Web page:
Nick Colionne: Making a Difference for the Future
Music is a powerful thing. Through Colionne's efforts, jazz has brought together two generations in a mutually-rewarding friendship. Colionne and several of his now-grown students still keep their relationship going as strong as ever. "I've had students who went away to Iraq. I've had calls from the war, you know, just to talk to me. I feel like I touched their lives, just like they touched mine. I went to a wedding of one of the students last week and it's, like, 'Man, where's this time going? Wow, you're getting married already? I thought you were like fourteen!' For the last couple of years, all of the kids who've been graduatingI've known them ever since they started school, some since they started preschool! So the relationship is really close, you know.
"There are a couple of kids who have bands, and they'll call me and tell me they're playing somewhere. And if I'm in town I'll try to go. I just feel so happy and proud when I see them up there and playing. I always try to be there for them. They know they can call me on my cell phone when I'm on the road. I like for them to know where I am all the time. They know, whatever the case may be, I'll be there."
One would think that someone who connects so well with kids might have had a mentor of his own, but that was not the case for Nick Colionne. "Where I grew up, there were no mentor programs. You just tried to make it on the streets as good as you could. I wish I'd had somebody there like that. But most of the time, even as a teenager, I was going on the road. So I just kind of learned what was going on, on my own."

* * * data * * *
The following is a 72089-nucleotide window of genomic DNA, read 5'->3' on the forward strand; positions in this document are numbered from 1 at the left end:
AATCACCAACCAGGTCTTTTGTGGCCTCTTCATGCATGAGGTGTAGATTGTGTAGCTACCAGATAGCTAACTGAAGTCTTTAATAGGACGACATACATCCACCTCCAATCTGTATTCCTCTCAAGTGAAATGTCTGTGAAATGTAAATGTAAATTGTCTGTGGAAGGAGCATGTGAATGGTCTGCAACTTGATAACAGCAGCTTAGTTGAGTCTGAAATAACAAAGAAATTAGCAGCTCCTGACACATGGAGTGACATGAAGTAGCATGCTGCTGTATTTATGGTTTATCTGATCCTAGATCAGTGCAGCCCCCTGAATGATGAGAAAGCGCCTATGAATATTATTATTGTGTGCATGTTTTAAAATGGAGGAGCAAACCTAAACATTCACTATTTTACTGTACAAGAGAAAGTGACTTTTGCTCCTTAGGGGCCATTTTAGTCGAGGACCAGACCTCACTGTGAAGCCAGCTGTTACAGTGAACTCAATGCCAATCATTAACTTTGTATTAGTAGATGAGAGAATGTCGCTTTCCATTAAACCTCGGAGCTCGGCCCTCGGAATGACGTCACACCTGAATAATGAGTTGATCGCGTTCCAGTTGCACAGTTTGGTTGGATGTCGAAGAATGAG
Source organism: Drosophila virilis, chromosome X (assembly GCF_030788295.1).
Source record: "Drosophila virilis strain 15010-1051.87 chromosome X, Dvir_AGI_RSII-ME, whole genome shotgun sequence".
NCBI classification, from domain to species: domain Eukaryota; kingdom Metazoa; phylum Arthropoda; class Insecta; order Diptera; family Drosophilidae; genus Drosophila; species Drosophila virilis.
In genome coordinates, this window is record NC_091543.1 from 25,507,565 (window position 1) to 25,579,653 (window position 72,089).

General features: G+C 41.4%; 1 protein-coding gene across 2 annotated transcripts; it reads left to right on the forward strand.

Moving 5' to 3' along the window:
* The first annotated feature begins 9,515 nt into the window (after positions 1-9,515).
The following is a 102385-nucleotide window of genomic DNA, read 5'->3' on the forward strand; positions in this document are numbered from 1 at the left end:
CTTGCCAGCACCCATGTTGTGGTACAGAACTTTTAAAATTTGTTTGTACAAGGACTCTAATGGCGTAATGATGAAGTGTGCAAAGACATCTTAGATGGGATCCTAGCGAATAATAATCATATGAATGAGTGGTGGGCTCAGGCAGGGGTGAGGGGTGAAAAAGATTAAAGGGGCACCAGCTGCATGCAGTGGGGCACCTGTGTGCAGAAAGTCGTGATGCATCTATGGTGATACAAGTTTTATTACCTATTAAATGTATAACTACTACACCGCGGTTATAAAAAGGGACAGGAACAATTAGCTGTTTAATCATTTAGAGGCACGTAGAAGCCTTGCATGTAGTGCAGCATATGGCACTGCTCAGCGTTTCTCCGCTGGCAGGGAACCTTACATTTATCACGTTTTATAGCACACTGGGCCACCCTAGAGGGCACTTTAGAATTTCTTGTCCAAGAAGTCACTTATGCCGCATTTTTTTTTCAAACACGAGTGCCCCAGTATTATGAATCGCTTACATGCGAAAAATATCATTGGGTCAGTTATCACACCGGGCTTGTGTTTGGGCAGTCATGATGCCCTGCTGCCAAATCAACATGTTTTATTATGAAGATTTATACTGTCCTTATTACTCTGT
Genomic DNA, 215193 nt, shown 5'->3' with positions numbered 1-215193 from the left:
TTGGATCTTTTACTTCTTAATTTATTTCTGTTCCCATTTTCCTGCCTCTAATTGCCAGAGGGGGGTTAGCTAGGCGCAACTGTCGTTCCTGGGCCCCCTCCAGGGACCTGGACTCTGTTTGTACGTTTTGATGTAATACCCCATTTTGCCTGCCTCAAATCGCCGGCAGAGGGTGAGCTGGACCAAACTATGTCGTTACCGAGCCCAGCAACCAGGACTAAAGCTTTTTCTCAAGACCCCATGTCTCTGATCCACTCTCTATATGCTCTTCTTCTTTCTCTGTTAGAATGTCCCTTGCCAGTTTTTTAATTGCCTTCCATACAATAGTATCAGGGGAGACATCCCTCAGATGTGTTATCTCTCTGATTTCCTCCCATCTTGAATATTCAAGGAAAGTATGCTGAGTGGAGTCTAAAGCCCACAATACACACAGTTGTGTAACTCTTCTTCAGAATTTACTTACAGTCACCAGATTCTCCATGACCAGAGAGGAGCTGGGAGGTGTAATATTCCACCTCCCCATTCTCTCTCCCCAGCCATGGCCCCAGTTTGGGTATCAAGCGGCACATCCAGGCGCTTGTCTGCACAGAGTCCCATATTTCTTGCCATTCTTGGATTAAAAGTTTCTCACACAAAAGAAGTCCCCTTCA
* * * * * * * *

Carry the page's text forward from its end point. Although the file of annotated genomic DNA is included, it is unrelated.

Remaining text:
Nick Colionne's own first exposure to jazz came from hearing the music of his stepfather, who listened to jazz and played it on his guitar. And, strangely, Colionne arrived at the decision to play guitar as a means of avoiding possible punishment. "I was messing with my stepfather's guitar, and he caught me!" Colionne quickly said that he wanted to learn to play guitar, for fear of other repercussions. "My stepfather was, like, 'You want to play the guitar?' And I was scared. 'Yeah! Yeah, I want to learn how to play.' So when I started, it was some kind of epiphany that this was what I was supposed to do.
"I started off playing jazz because that's what my stepfather played. But as I became a teenager, kids just weren't listening to jazz. They were listening to R&B and rock. So I started playing the music that my peers were playing. But I've always played more with a jazz edge on everything. When I decided to embark on my solo career, I figured I'd play the music that's closest to my heartjazz."
It has been said that the music a person listens to as a child creates pathways in the brain that stay with him throughout his life, essentially predetermining the style of music he will find interesting or entertaining. If this is true, Nick Colionne has already become part of the solution by helping acquaint a new generation of musicians and listeners with the jazz art form. And in the process, he has enriched his own life and created relationships that will likely last a lifetime.
But not everyone is a musician and can affect the future of jazz through mentoring as Nick Colionne has. Others might wonder what they personally can do to help keep the flame alive and bring jazz to a new generation. Everyone can participate in the process by simply introducing children to the music at an early age, taking kids to jazz festivals and concerts, and by encouraging their involvement in jazz programs at their schools. We can also make contributions to support school jazz programs, which are increasingly being eliminated due to inadequate public funding. All of us can be a part of the solution in some fashion. And if jazz does ultimately become only a historical art form, at least we'll know that, like Nick Colionne, we made an attempt to keep jazz relevant and alive.
Nick Colionne, No Limits (KOCH Records, 2008)
Nick Colionne, Keepin' It Cool (Narada, 2006)
Nick Colionne, Just Come On In (Three Keys Music, 2003)
Nick Colionne, The Seduction (Lake Shore Jazz, 1999)
Nick Colionne, Arrival (Lake Shore Jazz, 1996)
Nick Colionne, It's My Turn (Lake Shore Jazz, 1994)
Top photo: Jacquie Patrick
Bottom photo: Mary Shuldman